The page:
Being ordered to disarm a ship is a common scenario in custom campaigns. Sometimes, however, this task turns out to be confusing. Under a FREDding point of view, disarming a ship means destroying all the turrets on a ship. Most of the times, however, it's not clear if the player is supposed to destroy the weapons subsystem or disarm each and all of the turrets. It's not clear from the briefing/mission messages/directives.
On rare occasions, taking down only a given number of turrets is enough to cause a breakdown of all weapons systems. This, of course, can only be represented via a wise use of SEXPs.
This is an easy way to script a strike whose intent is disarming a ship. The is-disarmed-delay SEXP alone is enough to handle this—it will become true if all turrets of the specified ship are destroyed.
Everything has to be clarified during the briefing and/or during the mission. It is very important to tell the player that he has to take down the turrets and not the weapons subsystem. This will prevent the player from depleting his payload to disable that subsystem, only to find out that he had to take down the turrets instead.
Payloads are to be planned according to the situation. The number of turret the target may have is various, so it is suggested to rely on a multitude of small weapons, such as the Stiletto II. The subsystem disruptor weapon must be given as a default loadout, especially when the relevant orders are absent from the briefing. The player has no idea what will happen in the mission, the initial loadout is an important first clue. If it's a bonus objective that remains undeclared, then it's probably better to make Stilettos, Akhetons optional.
Destroying the weapons subsystem
Destroying the weapons subsystem on a ship will reduce the aiming capabilities of that ship's turrets. In theory, taking down that subsystem is not enough to effectively shut down all weapon systems. It's not rare, however, to disarm a ship with this kind of approach.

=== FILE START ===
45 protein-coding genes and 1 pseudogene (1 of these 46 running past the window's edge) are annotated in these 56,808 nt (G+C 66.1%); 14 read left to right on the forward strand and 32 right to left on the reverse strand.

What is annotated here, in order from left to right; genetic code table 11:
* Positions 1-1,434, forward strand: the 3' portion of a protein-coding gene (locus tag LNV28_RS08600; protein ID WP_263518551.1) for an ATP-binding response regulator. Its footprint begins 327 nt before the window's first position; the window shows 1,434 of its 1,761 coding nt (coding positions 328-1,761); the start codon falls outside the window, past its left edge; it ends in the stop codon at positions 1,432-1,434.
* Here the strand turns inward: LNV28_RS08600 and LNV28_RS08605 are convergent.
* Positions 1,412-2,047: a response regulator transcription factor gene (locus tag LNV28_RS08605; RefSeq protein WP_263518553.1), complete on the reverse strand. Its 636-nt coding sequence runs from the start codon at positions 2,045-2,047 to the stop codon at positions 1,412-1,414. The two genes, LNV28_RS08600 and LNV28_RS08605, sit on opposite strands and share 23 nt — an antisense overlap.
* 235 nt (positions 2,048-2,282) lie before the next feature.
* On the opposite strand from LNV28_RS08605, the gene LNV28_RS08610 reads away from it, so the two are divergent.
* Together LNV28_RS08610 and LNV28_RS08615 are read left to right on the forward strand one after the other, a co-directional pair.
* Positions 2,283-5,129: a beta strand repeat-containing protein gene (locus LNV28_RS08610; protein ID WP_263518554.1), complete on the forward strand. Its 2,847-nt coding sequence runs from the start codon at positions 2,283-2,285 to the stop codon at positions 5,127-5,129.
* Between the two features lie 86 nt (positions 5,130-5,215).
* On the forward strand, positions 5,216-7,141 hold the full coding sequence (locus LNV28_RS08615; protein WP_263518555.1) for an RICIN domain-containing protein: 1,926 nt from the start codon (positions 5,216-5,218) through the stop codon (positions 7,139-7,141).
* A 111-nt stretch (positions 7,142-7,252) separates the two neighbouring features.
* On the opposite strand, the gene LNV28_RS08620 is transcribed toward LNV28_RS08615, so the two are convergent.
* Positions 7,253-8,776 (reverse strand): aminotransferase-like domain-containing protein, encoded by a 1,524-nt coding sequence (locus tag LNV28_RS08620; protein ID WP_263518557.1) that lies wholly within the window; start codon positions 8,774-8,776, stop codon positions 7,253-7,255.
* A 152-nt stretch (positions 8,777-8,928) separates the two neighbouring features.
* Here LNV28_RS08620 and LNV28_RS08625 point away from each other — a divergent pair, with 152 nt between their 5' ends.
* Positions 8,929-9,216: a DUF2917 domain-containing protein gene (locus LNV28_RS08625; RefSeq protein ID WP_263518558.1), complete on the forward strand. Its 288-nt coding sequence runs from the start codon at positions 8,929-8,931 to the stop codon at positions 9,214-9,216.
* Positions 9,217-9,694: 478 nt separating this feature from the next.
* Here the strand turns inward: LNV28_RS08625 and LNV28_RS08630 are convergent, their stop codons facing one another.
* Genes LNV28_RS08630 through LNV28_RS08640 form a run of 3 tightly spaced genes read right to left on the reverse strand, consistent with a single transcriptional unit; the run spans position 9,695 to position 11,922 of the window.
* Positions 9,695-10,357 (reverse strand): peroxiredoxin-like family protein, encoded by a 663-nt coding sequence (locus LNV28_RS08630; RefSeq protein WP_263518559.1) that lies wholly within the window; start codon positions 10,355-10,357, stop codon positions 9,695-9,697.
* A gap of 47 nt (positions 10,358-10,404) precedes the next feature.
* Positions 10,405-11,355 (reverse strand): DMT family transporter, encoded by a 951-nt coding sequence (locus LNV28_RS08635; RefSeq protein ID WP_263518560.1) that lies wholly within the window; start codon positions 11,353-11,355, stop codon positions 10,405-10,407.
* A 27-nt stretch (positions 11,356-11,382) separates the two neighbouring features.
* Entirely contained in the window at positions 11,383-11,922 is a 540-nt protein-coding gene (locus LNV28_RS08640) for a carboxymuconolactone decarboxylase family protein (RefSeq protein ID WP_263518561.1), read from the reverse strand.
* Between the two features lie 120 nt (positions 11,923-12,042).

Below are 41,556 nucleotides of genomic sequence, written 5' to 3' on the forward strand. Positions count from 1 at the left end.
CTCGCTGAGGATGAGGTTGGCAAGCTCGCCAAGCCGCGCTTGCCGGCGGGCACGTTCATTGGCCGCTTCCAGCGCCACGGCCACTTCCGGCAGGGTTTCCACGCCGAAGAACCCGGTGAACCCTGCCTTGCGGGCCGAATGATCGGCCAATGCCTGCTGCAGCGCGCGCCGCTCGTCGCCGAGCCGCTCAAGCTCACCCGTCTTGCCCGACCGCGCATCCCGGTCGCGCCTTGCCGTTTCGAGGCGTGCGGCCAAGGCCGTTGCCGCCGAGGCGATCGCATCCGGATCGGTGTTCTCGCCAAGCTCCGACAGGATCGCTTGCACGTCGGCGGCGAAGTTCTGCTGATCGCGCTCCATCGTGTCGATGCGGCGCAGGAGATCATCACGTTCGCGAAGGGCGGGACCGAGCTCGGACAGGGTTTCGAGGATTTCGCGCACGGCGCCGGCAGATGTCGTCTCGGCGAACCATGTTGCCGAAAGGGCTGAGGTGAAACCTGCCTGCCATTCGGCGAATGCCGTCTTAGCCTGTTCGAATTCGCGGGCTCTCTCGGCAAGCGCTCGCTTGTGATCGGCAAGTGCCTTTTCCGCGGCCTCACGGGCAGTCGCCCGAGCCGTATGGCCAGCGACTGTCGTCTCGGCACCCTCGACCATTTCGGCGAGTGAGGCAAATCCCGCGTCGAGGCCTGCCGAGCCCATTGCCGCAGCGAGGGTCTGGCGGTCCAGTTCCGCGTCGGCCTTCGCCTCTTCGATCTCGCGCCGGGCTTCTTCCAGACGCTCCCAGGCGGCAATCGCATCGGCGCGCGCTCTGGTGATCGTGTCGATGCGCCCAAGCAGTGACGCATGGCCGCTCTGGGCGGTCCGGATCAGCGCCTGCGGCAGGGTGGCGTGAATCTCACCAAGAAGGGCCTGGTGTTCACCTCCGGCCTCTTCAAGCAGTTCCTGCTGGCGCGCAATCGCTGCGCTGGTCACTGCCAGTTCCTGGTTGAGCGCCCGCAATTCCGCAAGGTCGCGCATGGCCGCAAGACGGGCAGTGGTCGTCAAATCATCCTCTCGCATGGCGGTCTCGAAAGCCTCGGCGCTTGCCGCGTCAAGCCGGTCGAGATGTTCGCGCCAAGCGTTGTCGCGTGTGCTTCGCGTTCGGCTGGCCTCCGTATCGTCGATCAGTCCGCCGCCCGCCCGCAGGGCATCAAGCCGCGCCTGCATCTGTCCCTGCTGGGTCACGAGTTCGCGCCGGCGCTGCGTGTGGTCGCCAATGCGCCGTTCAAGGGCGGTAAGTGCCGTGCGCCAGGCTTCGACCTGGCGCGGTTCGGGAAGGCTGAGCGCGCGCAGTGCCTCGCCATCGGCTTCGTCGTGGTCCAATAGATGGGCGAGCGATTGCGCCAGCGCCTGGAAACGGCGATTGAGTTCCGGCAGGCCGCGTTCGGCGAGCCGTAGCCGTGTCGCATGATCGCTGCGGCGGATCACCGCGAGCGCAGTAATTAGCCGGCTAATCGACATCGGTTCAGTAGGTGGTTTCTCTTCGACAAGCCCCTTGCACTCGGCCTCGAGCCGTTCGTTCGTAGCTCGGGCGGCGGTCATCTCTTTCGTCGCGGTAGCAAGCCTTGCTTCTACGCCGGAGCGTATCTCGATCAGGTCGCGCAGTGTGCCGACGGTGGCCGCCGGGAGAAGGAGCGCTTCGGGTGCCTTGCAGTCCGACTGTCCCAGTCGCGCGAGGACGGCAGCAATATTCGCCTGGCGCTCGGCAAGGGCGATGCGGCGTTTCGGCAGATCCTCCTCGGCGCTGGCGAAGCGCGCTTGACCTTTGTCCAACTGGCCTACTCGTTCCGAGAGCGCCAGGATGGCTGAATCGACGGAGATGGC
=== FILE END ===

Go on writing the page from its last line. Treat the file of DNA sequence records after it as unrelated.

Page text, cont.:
As always, the player needs to know what he has to do. If the target is the weapons subsystem and not the turrets, the orders must be specific. It is better to use the "destroy weapons subsystem" phrase instead of the "destroy weapons," because the former is unambiguous.
In order to justify this choice, it's possible to make changes to the plot. A ship diverting all powers through a given turret, a damaged ship or a sabotaged one may be vulnerable to the destruction of the weapons subsystem. In order to represent this, the is-subsystem-destroyed-delay SEXP has to be linked with turret-lock-all or turret-lock (depending on the situation). Additionally, the advanced turret-change-weapon SEXP may be used to "downgrade" weapons and represent a consistent cut in energy supplies. If a ship has been totally disarmed and doesn't pose a threat of any kind, it may be the case of changing its IFF.
The loadout can be various. Because there's only one weapons subsystem turret per ship, it's possible to employ tactics based on the deployment of warheads like the Cyclops. This depends on the situation and, of course, on the size of that ship. Cruiser-size vessels and below should be disarmed with weapons designed primarily against subsystems.